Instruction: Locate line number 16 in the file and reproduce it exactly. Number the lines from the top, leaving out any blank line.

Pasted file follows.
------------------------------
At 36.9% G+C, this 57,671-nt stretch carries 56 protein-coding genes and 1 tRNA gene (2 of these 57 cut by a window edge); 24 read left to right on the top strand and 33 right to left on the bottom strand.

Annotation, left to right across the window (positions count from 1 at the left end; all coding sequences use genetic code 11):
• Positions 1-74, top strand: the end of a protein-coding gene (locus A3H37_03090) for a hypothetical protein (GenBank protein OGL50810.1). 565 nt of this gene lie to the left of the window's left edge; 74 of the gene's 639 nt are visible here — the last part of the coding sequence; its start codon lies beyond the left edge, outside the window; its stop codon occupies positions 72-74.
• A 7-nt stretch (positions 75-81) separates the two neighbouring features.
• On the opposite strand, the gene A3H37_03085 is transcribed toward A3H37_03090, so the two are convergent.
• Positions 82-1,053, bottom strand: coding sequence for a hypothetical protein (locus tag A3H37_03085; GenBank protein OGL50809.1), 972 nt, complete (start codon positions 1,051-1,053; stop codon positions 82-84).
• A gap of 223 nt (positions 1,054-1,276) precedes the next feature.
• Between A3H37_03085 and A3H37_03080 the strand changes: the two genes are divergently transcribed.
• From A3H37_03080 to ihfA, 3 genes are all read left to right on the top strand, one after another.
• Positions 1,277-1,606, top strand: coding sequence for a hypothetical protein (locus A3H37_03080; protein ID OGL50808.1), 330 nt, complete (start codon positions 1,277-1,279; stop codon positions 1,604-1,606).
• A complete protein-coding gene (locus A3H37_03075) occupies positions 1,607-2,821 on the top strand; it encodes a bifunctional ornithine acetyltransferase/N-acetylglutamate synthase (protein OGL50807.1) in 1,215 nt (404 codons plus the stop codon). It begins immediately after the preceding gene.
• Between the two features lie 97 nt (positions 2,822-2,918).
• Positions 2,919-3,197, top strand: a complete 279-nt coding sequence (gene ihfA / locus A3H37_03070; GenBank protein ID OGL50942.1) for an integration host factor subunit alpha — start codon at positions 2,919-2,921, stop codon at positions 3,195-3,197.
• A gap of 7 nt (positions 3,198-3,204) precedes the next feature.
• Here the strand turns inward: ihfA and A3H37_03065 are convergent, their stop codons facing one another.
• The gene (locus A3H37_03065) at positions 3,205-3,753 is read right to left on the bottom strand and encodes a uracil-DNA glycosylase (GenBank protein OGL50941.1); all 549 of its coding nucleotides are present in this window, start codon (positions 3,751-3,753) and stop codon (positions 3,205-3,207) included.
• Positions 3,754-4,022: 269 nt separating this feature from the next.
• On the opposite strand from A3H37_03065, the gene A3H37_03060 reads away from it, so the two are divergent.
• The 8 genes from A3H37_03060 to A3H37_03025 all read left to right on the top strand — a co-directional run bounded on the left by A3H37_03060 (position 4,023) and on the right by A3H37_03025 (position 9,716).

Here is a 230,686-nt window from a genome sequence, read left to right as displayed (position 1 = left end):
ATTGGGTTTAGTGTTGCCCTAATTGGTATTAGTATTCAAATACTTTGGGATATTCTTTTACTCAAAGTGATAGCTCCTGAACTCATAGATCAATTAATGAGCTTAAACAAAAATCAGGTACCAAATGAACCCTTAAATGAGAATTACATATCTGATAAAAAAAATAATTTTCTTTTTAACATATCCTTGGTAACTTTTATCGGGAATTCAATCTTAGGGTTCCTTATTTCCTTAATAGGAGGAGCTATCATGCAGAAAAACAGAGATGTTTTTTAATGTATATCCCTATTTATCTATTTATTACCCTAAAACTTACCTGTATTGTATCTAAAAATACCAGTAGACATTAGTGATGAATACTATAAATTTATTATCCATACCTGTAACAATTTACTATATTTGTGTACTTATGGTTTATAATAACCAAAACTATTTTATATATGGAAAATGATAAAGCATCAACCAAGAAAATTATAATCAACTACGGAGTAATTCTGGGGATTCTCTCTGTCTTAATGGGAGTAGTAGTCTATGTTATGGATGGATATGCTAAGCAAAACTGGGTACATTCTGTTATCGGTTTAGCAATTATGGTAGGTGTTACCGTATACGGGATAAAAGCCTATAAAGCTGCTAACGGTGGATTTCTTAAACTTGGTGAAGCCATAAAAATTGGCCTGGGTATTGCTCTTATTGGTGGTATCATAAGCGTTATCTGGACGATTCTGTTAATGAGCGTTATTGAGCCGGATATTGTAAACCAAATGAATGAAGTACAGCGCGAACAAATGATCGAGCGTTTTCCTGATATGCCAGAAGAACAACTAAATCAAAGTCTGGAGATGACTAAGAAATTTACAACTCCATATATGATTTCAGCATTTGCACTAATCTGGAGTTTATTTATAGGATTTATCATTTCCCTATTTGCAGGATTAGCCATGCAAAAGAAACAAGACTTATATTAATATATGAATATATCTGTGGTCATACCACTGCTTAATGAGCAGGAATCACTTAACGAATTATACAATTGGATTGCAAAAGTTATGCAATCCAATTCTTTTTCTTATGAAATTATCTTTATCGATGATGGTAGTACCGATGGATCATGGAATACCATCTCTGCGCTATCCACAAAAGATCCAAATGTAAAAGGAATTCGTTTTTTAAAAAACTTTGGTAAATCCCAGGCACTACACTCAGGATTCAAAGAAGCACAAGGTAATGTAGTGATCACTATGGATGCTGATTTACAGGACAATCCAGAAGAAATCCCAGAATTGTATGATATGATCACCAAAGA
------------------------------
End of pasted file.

• The gene (locus A3H37_03065) at positions 3,205-3,753 is read right to left on the bottom strand and encodes a uracil-DNA glycosylase (GenBank protein OGL50941.1); all 549 of its coding nucleotides are present in this window, start codon (positions 3,751-3,753) and stop codon (positions 3,205-3,207) included.